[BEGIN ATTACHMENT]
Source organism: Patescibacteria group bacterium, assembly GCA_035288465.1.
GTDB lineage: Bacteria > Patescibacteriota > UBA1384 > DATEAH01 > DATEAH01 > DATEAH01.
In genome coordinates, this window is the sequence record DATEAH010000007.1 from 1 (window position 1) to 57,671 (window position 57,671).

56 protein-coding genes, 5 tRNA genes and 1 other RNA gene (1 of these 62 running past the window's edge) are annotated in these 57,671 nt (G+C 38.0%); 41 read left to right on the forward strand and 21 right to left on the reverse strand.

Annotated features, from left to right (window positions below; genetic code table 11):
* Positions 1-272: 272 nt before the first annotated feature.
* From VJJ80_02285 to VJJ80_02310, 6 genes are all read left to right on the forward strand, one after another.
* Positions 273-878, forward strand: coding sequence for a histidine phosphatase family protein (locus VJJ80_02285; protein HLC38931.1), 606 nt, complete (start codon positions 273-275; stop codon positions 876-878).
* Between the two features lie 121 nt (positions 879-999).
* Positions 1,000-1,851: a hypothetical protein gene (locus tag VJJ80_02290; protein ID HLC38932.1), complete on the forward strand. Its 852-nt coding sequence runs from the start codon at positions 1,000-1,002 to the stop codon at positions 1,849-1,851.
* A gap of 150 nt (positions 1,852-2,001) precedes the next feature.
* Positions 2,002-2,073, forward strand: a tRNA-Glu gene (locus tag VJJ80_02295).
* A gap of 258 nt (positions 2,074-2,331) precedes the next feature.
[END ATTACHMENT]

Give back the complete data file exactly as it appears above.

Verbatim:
Source organism: Patescibacteria group bacterium, assembly GCA_035288465.1.
GTDB lineage: Bacteria > Patescibacteriota > UBA1384 > DATEAH01 > DATEAH01 > DATEAH01.
In genome coordinates, this window is the sequence record DATEAH010000007.1 from 1 (window position 1) to 57,671 (window position 57,671).

56 protein-coding genes, 5 tRNA genes and 1 other RNA gene (1 of these 62 running past the window's edge) are annotated in these 57,671 nt (G+C 38.0%); 41 read left to right on the forward strand and 21 right to left on the reverse strand.

Annotated features, from left to right (window positions below; genetic code table 11):
* Positions 1-272: 272 nt before the first annotated feature.
* From VJJ80_02285 to VJJ80_02310, 6 genes are all read left to right on the forward strand, one after another.
* Positions 273-878, forward strand: coding sequence for a histidine phosphatase family protein (locus VJJ80_02285; protein HLC38931.1), 606 nt, complete (start codon positions 273-275; stop codon positions 876-878).
* Between the two features lie 121 nt (positions 879-999).
* Positions 1,000-1,851: a hypothetical protein gene (locus tag VJJ80_02290; protein ID HLC38932.1), complete on the forward strand. Its 852-nt coding sequence runs from the start codon at positions 1,000-1,002 to the stop codon at positions 1,849-1,851.
* A gap of 150 nt (positions 1,852-2,001) precedes the next feature.
* Positions 2,002-2,073, forward strand: a tRNA-Glu gene (locus tag VJJ80_02295).
* A gap of 258 nt (positions 2,074-2,331) precedes the next feature.